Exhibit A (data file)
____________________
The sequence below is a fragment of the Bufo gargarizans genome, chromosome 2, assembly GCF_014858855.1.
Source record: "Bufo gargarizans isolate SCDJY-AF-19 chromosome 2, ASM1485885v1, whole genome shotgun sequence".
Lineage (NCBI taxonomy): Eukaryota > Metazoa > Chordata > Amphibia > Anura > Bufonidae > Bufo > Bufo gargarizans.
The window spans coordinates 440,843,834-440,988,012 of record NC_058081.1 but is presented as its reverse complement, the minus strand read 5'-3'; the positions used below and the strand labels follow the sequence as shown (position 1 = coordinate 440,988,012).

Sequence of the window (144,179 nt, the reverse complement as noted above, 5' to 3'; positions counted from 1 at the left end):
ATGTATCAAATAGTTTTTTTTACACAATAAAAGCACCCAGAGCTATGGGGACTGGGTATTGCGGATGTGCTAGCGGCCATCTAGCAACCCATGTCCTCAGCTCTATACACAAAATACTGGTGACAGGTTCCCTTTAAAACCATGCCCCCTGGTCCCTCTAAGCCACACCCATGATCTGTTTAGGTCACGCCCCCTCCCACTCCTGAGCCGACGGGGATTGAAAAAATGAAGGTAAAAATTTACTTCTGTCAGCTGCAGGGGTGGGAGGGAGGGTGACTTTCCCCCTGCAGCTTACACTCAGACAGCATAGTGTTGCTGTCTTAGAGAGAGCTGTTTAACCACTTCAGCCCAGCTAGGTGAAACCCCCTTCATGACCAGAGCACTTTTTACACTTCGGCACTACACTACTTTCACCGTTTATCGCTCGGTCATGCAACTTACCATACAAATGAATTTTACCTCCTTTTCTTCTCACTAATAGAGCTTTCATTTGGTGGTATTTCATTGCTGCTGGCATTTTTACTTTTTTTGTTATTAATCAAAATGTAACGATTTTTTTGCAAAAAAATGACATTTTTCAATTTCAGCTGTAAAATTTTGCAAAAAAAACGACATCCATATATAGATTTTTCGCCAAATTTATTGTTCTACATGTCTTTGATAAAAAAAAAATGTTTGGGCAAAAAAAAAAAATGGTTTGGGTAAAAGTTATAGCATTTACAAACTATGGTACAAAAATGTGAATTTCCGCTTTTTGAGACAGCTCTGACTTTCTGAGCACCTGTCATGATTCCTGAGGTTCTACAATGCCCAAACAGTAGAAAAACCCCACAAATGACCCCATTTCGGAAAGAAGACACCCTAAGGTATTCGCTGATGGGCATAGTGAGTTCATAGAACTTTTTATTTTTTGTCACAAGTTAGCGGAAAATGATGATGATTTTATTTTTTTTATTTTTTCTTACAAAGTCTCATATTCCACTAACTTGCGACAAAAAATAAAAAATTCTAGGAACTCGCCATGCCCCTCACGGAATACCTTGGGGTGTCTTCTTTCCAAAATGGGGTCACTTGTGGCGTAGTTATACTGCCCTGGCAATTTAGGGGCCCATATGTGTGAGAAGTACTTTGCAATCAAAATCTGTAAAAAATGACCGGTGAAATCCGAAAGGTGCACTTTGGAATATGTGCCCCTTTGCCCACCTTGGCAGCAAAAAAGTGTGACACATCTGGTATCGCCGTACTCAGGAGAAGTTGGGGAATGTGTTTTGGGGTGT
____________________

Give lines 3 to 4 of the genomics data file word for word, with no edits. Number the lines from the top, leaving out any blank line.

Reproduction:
Lineage (NCBI taxonomy): Eukaryota > Metazoa > Chordata > Amphibia > Anura > Bufonidae > Bufo > Bufo gargarizans.
The window spans coordinates 440,843,834-440,988,012 of record NC_058081.1 but is presented as its reverse complement, the minus strand read 5'-3'; the positions used below and the strand labels follow the sequence as shown (position 1 = coordinate 440,988,012).